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In computer science, a firewall is a piece of hardware and/or software which functions in a networked environment to prevent some communications forbidden by the security policy, analogous to the function of firewalls in building construction. A firewall is also called a Border Protection Device (BPD), especially in NATO contexts, or packet filter in BSD contexts. A firewall has the basic task of controlling traffic between different zones of trust. Typical zones of trust include the Internet (a zone with no trust) and an internal network (a zone with high trust). The ultimate goal is to provide controlled connectivity between zones of differing trust levels through the enforcement of a security policy and connectivity model based on the least privilege principle.

Proper configuration of firewalls demands skill from the administrator. It requires considerable understanding of network protocols and of computer security. Small mistakes can render a firewall worthless as a security tool.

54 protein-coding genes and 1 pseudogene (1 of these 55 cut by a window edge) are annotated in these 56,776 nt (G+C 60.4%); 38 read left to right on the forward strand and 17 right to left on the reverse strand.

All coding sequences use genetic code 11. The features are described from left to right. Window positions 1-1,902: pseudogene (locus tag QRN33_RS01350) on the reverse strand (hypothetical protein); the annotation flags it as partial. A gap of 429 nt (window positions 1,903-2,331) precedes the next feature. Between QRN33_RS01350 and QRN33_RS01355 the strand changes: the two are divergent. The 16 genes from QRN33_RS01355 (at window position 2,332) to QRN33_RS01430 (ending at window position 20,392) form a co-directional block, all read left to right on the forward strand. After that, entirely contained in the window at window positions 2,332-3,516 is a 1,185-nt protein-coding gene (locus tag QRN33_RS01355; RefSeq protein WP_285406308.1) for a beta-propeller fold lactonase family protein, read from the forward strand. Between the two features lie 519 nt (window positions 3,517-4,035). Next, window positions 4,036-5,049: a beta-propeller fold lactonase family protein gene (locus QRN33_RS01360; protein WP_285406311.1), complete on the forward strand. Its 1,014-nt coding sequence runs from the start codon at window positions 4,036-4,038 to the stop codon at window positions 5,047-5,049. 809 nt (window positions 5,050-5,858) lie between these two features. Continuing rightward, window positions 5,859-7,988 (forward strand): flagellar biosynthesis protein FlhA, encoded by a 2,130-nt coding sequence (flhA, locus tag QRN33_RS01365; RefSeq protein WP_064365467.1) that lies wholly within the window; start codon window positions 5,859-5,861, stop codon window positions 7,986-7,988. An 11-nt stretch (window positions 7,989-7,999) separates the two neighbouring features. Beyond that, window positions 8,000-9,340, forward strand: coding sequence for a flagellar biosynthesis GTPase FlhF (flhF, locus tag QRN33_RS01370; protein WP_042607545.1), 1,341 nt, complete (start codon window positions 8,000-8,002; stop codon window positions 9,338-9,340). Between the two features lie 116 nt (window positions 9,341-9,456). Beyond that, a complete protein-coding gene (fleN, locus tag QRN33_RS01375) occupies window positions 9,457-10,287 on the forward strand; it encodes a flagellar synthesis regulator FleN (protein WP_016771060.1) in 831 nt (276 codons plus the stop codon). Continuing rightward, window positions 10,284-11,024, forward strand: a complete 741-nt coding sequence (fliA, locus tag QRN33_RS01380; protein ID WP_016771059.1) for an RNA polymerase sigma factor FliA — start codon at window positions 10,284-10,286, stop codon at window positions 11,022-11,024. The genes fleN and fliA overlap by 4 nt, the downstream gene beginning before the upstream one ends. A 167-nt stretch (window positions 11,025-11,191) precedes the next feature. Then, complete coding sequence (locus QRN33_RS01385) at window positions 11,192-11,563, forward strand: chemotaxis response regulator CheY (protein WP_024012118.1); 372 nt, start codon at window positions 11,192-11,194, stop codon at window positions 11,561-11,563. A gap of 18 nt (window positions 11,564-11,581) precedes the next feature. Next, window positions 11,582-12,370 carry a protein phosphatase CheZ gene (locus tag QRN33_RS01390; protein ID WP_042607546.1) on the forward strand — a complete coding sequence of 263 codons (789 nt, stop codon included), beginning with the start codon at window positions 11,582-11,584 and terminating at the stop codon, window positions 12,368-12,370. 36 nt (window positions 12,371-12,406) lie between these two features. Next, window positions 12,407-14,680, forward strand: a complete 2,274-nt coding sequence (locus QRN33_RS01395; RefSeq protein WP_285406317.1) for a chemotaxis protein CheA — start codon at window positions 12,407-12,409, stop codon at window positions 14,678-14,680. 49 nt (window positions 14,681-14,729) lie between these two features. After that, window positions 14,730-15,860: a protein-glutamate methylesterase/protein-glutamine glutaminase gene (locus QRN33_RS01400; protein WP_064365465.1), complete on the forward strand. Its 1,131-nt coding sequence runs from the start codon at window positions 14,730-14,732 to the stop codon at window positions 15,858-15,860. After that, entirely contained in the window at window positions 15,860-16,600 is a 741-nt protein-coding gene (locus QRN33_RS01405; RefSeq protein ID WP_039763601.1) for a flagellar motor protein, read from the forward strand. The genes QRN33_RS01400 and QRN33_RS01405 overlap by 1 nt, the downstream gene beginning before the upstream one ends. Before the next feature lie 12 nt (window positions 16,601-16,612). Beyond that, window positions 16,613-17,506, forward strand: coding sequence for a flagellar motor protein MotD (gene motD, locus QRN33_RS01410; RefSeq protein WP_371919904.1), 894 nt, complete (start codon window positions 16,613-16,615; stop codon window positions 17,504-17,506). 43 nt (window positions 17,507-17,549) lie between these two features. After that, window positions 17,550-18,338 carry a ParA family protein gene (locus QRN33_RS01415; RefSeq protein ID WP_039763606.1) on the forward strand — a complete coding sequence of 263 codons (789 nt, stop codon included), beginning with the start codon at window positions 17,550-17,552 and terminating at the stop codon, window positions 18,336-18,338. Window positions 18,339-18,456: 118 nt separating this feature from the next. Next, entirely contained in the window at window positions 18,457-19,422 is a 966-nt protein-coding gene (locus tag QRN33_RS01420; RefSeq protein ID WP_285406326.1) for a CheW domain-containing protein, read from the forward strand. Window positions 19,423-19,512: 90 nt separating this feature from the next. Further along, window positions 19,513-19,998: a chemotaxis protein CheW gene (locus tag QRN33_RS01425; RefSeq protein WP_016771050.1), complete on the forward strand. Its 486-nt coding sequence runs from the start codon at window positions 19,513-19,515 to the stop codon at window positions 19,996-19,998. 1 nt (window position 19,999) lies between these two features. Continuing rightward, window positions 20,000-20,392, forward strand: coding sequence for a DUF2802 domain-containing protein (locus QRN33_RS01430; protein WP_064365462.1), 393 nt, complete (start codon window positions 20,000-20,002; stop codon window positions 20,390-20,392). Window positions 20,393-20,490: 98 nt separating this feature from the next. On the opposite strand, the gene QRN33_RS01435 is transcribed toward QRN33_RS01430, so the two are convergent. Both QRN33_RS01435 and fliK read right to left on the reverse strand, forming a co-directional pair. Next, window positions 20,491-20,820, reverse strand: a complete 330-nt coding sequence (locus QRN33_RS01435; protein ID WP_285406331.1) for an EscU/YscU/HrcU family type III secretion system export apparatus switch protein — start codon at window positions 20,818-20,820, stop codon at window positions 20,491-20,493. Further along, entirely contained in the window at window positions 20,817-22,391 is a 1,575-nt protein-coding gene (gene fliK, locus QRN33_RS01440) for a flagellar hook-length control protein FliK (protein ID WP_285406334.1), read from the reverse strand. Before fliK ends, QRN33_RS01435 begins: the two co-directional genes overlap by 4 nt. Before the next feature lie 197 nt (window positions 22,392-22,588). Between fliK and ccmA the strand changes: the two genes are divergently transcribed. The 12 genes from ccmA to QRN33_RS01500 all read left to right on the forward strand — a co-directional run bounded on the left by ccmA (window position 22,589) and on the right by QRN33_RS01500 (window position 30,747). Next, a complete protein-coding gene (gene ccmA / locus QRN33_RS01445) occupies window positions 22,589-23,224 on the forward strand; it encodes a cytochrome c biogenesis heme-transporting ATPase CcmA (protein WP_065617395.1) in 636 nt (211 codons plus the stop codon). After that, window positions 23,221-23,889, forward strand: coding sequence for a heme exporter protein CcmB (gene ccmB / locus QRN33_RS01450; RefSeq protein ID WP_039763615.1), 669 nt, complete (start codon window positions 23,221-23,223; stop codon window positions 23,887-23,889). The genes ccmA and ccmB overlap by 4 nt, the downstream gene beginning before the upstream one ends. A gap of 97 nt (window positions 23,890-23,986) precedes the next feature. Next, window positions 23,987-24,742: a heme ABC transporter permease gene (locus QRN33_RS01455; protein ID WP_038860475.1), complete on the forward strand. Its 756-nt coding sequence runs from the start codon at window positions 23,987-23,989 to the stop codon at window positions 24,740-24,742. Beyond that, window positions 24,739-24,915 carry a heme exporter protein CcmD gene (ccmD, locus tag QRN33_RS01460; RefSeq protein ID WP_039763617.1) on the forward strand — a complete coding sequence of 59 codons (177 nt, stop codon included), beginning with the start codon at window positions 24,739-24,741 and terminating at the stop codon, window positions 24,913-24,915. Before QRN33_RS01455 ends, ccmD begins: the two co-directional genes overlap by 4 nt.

source - Firewall (networking). (2006, September 2). In Wikipedia, The Free Encyclopedia. Retrieved September 3, 2006, from

Hautspot's AP's and gateway devices include built-in firewall software which may be configured to tightly restrict wireless traffic. In addition, network policies configured on our central control server and related specifically to a given captive portal configuration (hotspot venue) provide an additional layer of security. Typically, private networks which may share the same broadband connection as the hotspot or hotzone are cordoned off from the wireless network. Specific hardware or specific users may be granted access to the private network(s). Our experienced network engineering team will work with you to determine your particular needs and custom tailor firewall rules to fit your scenario.